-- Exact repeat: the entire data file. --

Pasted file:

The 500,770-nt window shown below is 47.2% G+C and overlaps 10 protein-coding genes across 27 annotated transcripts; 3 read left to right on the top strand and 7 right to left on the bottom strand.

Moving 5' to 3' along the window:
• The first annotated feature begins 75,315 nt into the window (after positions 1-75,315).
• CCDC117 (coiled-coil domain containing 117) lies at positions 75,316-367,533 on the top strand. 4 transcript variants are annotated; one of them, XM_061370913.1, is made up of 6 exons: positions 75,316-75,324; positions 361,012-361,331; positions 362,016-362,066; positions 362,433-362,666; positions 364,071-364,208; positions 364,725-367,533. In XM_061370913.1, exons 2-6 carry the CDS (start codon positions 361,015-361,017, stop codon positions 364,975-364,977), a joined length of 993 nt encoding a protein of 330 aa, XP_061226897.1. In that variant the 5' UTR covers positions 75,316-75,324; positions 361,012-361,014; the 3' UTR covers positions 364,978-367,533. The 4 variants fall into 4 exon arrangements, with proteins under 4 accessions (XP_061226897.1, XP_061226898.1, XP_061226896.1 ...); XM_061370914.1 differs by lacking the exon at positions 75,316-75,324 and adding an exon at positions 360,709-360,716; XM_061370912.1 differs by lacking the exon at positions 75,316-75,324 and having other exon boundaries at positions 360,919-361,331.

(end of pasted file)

The 500,770-nt window shown below is 47.2% G+C and overlaps 10 protein-coding genes across 27 annotated transcripts; 3 read left to right on the top strand and 7 right to left on the bottom strand.

Moving 5' to 3' along the window:
• The first annotated feature begins 75,315 nt into the window (after positions 1-75,315).
• CCDC117 (coiled-coil domain containing 117) lies at positions 75,316-367,533 on the top strand. 4 transcript variants are annotated; one of them, XM_061370913.1, is made up of 6 exons: positions 75,316-75,324; positions 361,012-361,331; positions 362,016-362,066; positions 362,433-362,666; positions 364,071-364,208; positions 364,725-367,533. In XM_061370913.1, exons 2-6 carry the CDS (start codon positions 361,015-361,017, stop codon positions 364,975-364,977), a joined length of 993 nt encoding a protein of 330 aa, XP_061226897.1. In that variant the 5' UTR covers positions 75,316-75,324; positions 361,012-361,014; the 3' UTR covers positions 364,978-367,533. The 4 variants fall into 4 exon arrangements, with proteins under 4 accessions (XP_061226897.1, XP_061226898.1, XP_061226896.1 ...); XM_061370914.1 differs by lacking the exon at positions 75,316-75,324 and adding an exon at positions 360,709-360,716; XM_061370912.1 differs by lacking the exon at positions 75,316-75,324 and having other exon boundaries at positions 360,919-361,331.